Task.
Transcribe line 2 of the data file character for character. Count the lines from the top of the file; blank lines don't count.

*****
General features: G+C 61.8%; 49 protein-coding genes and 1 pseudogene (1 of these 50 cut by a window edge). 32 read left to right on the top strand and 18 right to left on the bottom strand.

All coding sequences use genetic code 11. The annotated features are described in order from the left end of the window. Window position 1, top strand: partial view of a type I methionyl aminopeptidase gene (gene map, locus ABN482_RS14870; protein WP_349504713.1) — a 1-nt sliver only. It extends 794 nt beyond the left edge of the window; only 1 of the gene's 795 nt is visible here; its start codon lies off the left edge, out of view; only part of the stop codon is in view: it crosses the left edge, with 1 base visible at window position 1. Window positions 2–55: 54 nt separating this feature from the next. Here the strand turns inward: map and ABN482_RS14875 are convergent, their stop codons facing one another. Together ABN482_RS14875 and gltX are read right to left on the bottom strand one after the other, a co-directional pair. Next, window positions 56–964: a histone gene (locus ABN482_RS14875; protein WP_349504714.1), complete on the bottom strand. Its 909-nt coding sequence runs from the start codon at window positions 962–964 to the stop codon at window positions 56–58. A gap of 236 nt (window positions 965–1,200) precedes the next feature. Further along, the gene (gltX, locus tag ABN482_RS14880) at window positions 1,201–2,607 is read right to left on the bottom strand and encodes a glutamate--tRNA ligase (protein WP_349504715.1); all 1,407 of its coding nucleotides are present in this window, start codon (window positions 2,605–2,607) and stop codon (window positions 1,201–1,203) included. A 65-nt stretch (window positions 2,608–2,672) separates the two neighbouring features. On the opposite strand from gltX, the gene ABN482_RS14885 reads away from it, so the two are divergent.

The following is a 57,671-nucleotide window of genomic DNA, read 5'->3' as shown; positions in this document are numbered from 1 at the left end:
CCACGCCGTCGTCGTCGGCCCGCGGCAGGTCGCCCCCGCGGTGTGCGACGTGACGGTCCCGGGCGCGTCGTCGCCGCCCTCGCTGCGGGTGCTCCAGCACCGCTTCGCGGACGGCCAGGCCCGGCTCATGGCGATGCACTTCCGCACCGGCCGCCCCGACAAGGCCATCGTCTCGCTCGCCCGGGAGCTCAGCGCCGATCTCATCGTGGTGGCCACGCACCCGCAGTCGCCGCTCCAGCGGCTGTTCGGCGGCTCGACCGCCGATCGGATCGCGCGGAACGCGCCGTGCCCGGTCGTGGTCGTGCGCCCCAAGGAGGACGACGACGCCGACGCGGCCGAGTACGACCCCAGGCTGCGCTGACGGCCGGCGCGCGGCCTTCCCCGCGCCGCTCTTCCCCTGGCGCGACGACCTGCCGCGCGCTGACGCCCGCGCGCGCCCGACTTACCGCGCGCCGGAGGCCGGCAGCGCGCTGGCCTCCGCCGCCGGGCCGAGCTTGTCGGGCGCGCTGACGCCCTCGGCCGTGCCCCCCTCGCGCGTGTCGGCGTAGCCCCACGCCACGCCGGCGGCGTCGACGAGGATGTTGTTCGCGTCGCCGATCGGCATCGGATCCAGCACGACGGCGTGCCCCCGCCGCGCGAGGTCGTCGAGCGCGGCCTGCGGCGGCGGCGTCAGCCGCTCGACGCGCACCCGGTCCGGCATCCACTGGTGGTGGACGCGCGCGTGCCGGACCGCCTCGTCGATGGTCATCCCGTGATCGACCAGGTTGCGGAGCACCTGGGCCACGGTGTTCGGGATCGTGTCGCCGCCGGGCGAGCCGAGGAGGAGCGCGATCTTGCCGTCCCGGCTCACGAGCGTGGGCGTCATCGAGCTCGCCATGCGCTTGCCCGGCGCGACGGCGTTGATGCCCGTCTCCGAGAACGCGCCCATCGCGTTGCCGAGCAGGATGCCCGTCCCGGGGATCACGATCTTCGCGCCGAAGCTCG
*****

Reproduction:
All coding sequences use genetic code 11. The annotated features are described in order from the left end of the window. Window position 1, top strand: partial view of a type I methionyl aminopeptidase gene (gene map, locus ABN482_RS14870; protein WP_349504713.1) — a 1-nt sliver only. It extends 794 nt beyond the left edge of the window; only 1 of the gene's 795 nt is visible here; its start codon lies off the left edge, out of view; only part of the stop codon is in view: it crosses the left edge, with 1 base visible at window position 1. Window positions 2–55: 54 nt separating this feature from the next. Here the strand turns inward: map and ABN482_RS14875 are convergent, their stop codons facing one another. Together ABN482_RS14875 and gltX are read right to left on the bottom strand one after the other, a co-directional pair. Next, window positions 56–964: a histone gene (locus ABN482_RS14875; protein WP_349504714.1), complete on the bottom strand. Its 909-nt coding sequence runs from the start codon at window positions 962–964 to the stop codon at window positions 56–58. A gap of 236 nt (window positions 965–1,200) precedes the next feature. Further along, the gene (gltX, locus tag ABN482_RS14880) at window positions 1,201–2,607 is read right to left on the bottom strand and encodes a glutamate--tRNA ligase (protein WP_349504715.1); all 1,407 of its coding nucleotides are present in this window, start codon (window positions 2,605–2,607) and stop codon (window positions 1,201–1,203) included. A 65-nt stretch (window positions 2,608–2,672) separates the two neighbouring features. On the opposite strand from gltX, the gene ABN482_RS14885 reads away from it, so the two are divergent.